Newspapers and legal professionals are very good at wording what is hearsay or unproven intimation as near-fact, but staying just on the right side of the law. Online commentators, on the other hand, often miss this crucial bit out and then land themselves in huge amounts of trouble not just for the originating article, but for not moderating subsequent comments (cf. Lord McAlpine).

    For example: http://www.guardian.co.uk/uk/2013/feb/19/teacher-quits-music-college

    “Malcolm Layfield, head of strings at the RNCM, is being investigated by police over sexual relationships he initiated with a string of pupils at the college as well as Chetham’s school of music in Manchester and the Wells Cathedral School in Somerset, the Guardian understands.”

    Those last three words, tucked away at the end, appear to be the work of a lawyer. Without them, the newspaper might be potentially liable for defamation.

    I presume it is for this reason that Chetham’s and the RNCM cannot comment directly. Wrongful/constructive dismissal cases are very expensive if you’re on the losing side. And for an employer to damage the reputation of an employee, even while on suspension, or former employee is actionable in court.

    As to your question, Norman (is media coverage preferable to continued secrecy?), the answer depends on what you mean by media coverage. Reporting the facts, sure. Stoking gossip (misguided or salacious, as you put it) worsens the lot for the abused and betters the climate for abusers.

    The Lord McAlpine mess is a case in point.

  5. A bit dodgy says:

    Sorry: I hit [enter] too quickly….

    The Lord McAlpine mess is a case in point, because he was falsely accused of being an abuser (and everyone thought they were doing the “right thing” by repeating the allegations on Twitter etc – but worded as fact). Time and press attention became focused on a fake case, while real abusers and real victims were ignored.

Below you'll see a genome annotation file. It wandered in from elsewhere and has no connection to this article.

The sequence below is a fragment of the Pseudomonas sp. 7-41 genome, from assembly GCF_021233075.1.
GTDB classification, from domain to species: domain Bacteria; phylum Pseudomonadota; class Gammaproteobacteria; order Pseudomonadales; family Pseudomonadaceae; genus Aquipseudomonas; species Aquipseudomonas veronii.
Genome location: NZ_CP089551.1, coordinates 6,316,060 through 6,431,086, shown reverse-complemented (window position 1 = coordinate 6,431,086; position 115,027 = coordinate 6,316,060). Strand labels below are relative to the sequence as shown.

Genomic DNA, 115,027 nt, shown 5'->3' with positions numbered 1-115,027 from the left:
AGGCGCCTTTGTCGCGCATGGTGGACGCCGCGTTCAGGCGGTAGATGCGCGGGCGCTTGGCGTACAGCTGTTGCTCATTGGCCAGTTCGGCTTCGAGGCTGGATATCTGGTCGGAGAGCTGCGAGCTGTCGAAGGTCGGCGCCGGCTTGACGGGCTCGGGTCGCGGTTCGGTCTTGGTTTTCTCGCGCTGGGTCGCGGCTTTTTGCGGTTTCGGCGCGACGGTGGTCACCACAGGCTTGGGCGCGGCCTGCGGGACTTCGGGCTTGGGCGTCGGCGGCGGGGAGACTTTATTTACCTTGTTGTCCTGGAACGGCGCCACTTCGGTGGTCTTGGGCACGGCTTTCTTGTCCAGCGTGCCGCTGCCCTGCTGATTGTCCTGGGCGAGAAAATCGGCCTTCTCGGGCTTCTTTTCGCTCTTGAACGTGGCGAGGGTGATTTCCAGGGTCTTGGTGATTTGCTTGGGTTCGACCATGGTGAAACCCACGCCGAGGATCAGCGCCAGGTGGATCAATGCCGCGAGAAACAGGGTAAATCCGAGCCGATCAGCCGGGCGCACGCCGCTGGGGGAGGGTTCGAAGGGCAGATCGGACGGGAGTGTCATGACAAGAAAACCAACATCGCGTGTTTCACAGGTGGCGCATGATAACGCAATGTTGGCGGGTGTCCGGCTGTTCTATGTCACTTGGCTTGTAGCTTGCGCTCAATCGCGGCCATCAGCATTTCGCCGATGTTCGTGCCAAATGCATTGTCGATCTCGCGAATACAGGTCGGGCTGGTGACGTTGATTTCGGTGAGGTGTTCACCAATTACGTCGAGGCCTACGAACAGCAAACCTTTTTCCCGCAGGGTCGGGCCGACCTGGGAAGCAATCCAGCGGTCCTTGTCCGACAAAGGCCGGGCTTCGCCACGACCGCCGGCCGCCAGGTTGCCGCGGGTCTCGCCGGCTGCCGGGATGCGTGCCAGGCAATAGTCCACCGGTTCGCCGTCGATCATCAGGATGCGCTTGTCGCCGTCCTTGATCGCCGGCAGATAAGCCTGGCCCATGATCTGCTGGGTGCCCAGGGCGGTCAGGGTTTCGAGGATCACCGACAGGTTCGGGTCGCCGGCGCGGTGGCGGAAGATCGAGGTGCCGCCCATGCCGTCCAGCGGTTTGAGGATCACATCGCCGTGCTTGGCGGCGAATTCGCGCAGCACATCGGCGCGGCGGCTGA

• A bit dodgy does make an.important point. There have been some reservations about the petition, which was vetted by the Guardian’s lawyers, on the grounds that it continuously makes a point of not assuming guilt – which does require not immediately assuming that every allegation must necessarily be true. To some, taking such a position might impy not necessarily believing all (alleged) victims. But everyone accused of very serious criminal charges has the right to a presumption of innocence and a fair trial. The situation is more complex in cases such as that of Bakst, who died 14 years ago, and so obviously could not be brought to trial. But this petition is primarily about what,, if the allegations are found to be true (and two people have already been found guilty), was the school’s rol

  6. I am surprised that with all the tough talk about the Chet’s case there has been relatively little spotlight on this Chris Ling guy, who the guardian has hounded in recent weeks.
    http://www.guardian.co.uk/uk/2013/feb/12/chris-ling-chethams-teacher-hollywood
    Also, being an agent for a shockingly 3rd rate list of conductors, I can’t quite understand how he eeks out a career in Santa Monica:
    http://www.chlartists.com

    • I don’t think he’s the only one with blood on his hands still wandering around being respectable.

  7. The above should have ended ‘the school’s role in allowing patterns of abusive behaviour of various types (not just sexual) to continue over a period of several decades, whether they placed their reputation before the welfare of their students, whether students were intimidated into not complaining, whether the 1-1 intimate relationship between teacher and pupil was exploited, and so on.’ Some of these things do not obviously translate into criminal charges, but are no less important as a result.

    Chets” most one-sided defenders wish to make this nothing more than an issue if a few ‘bad eggs’, from a long time ago, irrelevant to the present. I believe the allegations suggest something considerably more serious than that – involving some of the most prominent teachers at the school and a significant variety of others, many suggestions that various staff knew about this but did nothing, and that complaints or pleas for help were ignored, and that types of abuse were endemic to the teaching culture. Chet’s attracts students on the basis of its past reputation and successes – if it wishes to stress its distance from the worst aspects of its past, then perhaps the school should rename itself and make clear it is an entirely separate institution from that previously existing. If a school wants to take credit for success stories amongst former pupils, then it must at least admit the possibility of also accepting responsibility for past failures, especially if these have led to ruined lives.